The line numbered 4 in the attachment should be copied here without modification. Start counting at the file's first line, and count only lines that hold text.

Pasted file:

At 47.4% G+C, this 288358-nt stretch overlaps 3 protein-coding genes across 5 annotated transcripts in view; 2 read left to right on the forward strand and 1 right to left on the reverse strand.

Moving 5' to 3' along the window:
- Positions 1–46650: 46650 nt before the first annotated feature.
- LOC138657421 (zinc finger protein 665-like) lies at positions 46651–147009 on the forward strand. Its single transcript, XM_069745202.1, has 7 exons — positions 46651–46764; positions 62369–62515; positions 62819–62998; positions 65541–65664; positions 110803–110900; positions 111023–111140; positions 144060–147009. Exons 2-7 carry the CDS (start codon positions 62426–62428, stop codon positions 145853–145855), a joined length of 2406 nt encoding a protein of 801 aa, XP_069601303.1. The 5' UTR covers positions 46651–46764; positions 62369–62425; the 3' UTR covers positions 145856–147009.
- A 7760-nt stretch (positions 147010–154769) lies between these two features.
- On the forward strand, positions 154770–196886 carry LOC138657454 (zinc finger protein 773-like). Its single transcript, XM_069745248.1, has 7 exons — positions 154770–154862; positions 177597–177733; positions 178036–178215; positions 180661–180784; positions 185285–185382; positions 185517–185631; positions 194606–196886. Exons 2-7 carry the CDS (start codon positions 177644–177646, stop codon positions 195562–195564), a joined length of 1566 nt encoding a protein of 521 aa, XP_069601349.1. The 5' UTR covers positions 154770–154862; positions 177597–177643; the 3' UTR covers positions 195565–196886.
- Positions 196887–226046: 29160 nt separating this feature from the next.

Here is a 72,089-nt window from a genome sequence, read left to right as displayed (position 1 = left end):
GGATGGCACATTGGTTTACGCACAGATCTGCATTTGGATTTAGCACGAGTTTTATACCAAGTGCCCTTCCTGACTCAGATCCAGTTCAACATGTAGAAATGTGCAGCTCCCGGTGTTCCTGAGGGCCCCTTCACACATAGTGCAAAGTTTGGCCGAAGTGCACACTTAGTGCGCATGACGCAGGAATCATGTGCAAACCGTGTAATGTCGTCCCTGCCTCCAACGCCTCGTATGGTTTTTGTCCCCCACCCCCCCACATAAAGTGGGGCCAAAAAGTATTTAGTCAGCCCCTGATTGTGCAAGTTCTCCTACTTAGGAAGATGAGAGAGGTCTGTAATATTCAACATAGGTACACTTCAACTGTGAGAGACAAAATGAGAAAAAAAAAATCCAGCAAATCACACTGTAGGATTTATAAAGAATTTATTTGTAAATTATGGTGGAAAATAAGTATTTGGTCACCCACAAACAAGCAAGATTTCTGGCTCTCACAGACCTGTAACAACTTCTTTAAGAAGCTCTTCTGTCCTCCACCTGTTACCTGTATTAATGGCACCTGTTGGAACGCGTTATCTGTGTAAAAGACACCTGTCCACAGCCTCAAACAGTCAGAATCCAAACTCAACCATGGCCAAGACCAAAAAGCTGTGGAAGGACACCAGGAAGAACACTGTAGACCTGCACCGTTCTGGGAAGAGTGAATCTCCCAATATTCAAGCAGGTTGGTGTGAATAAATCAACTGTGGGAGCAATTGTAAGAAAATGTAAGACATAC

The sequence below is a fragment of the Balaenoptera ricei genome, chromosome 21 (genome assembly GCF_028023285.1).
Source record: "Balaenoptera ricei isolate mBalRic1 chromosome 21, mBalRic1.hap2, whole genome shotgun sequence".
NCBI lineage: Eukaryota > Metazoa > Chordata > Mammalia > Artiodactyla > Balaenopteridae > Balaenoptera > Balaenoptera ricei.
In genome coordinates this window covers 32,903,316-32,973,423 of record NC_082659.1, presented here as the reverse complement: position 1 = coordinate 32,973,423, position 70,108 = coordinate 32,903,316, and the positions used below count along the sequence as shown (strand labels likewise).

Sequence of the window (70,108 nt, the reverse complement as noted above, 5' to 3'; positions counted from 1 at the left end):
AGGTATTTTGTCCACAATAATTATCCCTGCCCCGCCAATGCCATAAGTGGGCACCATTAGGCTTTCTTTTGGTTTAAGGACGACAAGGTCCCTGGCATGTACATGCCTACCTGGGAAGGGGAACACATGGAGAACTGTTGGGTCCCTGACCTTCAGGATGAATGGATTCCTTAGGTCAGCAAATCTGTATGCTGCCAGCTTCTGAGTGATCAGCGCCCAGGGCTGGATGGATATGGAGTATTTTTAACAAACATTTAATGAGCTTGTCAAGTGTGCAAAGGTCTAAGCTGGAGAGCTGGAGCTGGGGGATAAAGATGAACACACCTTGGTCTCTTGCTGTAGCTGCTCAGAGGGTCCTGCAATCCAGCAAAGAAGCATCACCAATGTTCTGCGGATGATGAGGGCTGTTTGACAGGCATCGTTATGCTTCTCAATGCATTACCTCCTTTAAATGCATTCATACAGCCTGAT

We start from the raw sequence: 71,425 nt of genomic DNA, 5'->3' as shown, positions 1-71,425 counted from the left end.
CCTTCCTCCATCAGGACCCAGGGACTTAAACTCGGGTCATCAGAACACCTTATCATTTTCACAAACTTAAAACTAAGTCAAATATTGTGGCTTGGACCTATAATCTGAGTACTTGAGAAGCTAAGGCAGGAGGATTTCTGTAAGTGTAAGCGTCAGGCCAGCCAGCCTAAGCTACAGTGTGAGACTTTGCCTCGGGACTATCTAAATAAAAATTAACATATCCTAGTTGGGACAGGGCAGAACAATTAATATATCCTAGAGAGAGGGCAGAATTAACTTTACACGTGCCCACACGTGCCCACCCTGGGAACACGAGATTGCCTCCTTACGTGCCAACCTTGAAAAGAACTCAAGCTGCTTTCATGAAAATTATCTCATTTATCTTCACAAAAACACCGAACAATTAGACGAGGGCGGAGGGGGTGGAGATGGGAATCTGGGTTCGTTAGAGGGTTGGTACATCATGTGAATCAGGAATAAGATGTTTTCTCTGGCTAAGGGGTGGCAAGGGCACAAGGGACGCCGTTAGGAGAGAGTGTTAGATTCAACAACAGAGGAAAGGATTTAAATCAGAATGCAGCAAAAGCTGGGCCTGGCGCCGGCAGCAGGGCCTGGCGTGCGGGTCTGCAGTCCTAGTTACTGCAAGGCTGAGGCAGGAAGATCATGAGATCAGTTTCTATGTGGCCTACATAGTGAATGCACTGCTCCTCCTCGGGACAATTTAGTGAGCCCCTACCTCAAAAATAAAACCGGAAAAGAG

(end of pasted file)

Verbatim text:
- LOC138657421 (zinc finger protein 665-like) lies at positions 46651–147009 on the forward strand. Its single transcript, XM_069745202.1, has 7 exons — positions 46651–46764; positions 62369–62515; positions 62819–62998; positions 65541–65664; positions 110803–110900; positions 111023–111140; positions 144060–147009. Exons 2-7 carry the CDS (start codon positions 62426–62428, stop codon positions 145853–145855), a joined length of 2406 nt encoding a protein of 801 aa, XP_069601303.1. The 5' UTR covers positions 46651–46764; positions 62369–62425; the 3' UTR covers positions 145856–147009.